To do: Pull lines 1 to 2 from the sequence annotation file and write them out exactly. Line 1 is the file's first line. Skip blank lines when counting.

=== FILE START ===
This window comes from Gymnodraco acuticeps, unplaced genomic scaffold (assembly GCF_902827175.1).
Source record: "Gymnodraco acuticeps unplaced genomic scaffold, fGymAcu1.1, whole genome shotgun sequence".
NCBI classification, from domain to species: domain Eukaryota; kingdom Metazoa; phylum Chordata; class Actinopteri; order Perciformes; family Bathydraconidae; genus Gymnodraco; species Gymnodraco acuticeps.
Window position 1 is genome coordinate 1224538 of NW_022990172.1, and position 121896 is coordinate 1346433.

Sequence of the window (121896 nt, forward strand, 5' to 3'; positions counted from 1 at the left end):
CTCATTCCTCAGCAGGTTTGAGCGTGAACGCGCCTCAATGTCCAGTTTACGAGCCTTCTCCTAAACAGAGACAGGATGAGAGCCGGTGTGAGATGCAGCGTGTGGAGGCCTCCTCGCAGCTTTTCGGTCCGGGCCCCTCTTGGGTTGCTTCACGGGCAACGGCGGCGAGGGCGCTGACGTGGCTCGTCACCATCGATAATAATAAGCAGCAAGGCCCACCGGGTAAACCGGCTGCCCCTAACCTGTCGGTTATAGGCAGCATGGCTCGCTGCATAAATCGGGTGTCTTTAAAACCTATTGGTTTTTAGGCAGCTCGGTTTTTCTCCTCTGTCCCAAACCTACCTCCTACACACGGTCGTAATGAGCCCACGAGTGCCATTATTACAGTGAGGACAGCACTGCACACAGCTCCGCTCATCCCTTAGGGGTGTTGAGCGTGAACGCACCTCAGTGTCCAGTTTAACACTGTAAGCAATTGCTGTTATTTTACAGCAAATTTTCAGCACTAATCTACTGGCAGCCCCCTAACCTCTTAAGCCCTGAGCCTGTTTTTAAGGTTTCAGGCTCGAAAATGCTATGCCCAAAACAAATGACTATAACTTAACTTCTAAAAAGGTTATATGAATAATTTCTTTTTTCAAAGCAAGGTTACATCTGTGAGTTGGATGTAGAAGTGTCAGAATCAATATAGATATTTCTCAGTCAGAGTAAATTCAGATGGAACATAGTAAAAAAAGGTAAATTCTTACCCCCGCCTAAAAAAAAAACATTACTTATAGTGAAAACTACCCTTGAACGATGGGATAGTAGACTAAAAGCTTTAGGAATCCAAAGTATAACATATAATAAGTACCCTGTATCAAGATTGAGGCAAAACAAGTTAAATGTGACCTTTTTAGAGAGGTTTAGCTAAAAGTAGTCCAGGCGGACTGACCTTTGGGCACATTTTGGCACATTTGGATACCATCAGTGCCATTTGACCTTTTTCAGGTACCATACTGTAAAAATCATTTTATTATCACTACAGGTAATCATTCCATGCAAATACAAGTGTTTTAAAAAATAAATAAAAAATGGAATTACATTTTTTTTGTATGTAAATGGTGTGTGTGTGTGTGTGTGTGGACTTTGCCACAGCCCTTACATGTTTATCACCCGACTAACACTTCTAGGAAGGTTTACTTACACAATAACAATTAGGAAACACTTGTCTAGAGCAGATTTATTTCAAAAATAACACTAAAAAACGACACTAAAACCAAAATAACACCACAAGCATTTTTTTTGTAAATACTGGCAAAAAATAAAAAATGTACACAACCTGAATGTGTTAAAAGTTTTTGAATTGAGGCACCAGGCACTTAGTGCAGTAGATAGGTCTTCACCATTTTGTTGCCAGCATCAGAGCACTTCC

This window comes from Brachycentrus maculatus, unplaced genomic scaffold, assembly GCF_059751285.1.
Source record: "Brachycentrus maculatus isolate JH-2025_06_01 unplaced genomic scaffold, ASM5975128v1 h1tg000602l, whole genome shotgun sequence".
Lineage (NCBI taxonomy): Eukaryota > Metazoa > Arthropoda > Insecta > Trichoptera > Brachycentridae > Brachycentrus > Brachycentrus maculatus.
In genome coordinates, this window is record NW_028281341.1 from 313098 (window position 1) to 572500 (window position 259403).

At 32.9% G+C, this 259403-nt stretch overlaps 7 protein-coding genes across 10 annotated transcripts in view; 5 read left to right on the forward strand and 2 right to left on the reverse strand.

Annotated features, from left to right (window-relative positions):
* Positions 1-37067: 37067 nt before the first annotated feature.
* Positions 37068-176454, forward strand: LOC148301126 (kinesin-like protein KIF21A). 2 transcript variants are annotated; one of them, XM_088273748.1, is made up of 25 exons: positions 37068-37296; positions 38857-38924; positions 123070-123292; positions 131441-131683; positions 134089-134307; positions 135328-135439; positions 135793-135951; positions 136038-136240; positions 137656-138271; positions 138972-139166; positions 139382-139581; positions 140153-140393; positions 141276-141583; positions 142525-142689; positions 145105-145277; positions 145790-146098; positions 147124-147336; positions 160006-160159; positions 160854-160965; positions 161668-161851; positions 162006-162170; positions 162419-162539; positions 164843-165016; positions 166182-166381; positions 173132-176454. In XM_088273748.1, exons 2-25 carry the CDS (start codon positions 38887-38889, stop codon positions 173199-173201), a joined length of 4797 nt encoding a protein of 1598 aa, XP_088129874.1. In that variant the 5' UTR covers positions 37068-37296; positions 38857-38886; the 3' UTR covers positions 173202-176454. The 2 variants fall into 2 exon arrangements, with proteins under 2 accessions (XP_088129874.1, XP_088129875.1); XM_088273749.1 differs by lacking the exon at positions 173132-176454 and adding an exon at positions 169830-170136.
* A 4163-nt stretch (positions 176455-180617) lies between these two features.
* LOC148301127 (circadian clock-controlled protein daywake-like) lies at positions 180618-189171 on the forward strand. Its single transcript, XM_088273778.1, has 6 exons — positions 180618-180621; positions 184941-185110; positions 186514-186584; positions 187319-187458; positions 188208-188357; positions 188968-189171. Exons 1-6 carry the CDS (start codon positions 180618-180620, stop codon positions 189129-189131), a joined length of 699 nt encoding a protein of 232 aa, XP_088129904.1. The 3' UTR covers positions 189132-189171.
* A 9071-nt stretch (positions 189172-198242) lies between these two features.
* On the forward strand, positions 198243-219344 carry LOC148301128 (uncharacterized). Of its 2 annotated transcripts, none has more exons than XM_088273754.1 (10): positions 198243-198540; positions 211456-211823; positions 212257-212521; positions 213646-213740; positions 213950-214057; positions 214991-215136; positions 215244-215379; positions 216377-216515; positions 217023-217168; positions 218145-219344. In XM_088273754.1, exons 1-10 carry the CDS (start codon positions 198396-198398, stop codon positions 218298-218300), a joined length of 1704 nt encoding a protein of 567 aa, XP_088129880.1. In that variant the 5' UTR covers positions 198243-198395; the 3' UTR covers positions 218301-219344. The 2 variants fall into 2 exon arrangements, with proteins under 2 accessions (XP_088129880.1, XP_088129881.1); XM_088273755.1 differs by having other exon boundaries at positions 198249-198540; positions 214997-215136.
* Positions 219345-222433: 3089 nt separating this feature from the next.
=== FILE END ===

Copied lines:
This window comes from Gymnodraco acuticeps, unplaced genomic scaffold (assembly GCF_902827175.1).
Source record: "Gymnodraco acuticeps unplaced genomic scaffold, fGymAcu1.1, whole genome shotgun sequence".